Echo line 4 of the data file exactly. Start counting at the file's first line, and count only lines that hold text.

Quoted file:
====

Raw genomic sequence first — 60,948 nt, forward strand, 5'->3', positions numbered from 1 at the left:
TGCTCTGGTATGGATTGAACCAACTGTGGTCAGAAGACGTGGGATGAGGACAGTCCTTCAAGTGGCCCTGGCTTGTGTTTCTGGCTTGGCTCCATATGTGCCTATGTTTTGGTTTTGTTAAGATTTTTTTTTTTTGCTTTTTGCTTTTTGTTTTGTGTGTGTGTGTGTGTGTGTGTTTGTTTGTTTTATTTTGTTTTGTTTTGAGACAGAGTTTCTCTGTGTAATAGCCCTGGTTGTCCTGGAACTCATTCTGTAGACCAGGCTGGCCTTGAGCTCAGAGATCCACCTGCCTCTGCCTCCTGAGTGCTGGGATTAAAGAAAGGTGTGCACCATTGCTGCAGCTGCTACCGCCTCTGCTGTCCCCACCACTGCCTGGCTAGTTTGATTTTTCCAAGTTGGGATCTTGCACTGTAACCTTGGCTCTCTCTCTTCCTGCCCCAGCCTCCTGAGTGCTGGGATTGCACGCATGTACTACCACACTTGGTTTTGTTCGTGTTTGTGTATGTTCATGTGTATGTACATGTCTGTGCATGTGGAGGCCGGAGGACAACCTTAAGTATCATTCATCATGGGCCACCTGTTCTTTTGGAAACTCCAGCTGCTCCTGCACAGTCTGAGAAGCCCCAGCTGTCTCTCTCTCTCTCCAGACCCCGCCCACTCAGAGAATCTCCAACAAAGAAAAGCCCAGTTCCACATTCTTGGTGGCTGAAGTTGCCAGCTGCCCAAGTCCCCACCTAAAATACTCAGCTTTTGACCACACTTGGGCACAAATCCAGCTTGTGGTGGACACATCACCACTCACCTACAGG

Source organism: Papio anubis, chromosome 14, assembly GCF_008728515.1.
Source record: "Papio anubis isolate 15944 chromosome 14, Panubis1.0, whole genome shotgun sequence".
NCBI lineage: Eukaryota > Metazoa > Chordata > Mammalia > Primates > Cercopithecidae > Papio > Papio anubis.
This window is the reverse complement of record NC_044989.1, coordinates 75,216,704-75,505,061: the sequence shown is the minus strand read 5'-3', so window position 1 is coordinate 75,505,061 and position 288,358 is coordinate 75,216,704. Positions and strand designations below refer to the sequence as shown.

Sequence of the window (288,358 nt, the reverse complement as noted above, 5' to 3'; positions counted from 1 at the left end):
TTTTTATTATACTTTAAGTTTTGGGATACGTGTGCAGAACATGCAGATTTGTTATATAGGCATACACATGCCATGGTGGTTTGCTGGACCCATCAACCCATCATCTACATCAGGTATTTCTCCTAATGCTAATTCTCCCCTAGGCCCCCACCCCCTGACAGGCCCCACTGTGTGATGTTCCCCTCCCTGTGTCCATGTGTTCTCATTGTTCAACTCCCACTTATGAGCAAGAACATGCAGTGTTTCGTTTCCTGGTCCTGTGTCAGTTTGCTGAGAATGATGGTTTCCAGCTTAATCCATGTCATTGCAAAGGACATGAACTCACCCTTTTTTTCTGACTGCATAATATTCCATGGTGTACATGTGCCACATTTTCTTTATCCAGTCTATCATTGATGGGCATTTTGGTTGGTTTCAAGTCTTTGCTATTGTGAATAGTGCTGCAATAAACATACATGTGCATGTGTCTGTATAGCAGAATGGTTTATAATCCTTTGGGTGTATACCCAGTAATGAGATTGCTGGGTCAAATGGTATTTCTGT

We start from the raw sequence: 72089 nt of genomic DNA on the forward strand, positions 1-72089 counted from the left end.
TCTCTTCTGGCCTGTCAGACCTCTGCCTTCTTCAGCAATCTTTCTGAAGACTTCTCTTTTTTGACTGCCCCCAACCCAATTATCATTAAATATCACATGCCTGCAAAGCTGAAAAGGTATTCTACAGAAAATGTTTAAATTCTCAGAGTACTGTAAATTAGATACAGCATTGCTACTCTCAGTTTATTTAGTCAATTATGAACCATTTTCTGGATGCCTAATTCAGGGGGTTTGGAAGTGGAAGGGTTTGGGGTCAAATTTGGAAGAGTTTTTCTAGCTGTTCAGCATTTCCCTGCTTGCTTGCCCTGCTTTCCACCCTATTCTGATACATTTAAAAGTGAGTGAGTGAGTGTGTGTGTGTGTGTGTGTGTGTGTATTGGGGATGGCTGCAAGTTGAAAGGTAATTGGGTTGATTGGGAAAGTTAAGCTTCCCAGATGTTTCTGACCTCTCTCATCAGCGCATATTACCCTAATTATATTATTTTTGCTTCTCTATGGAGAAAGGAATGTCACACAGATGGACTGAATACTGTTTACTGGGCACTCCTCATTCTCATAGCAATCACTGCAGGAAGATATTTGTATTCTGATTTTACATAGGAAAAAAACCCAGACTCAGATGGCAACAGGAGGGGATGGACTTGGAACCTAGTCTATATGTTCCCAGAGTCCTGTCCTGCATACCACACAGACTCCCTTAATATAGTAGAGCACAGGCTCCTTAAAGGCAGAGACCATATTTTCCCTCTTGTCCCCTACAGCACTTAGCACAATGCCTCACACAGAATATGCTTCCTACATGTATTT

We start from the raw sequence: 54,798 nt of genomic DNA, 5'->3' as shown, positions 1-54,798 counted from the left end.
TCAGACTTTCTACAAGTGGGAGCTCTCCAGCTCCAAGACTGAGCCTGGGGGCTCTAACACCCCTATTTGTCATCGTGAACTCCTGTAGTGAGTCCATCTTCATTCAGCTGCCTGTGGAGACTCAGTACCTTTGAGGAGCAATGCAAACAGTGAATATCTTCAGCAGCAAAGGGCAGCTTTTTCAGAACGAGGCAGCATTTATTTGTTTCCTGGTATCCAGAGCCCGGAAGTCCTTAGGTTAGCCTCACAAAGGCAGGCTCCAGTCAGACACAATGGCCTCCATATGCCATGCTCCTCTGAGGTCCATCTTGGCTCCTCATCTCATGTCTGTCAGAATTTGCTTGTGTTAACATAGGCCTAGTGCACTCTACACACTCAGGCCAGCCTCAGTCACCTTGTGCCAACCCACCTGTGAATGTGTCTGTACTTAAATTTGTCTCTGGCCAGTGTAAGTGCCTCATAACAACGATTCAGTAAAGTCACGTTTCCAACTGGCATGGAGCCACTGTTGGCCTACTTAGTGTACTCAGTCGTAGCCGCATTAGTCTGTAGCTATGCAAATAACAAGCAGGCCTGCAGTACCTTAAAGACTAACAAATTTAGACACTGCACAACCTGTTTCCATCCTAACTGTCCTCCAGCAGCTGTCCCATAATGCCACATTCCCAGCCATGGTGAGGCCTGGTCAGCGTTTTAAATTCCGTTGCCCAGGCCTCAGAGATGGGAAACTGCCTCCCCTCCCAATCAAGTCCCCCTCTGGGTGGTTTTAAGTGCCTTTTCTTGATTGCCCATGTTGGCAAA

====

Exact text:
Source record: "Papio anubis isolate 15944 chromosome 14, Panubis1.0, whole genome shotgun sequence".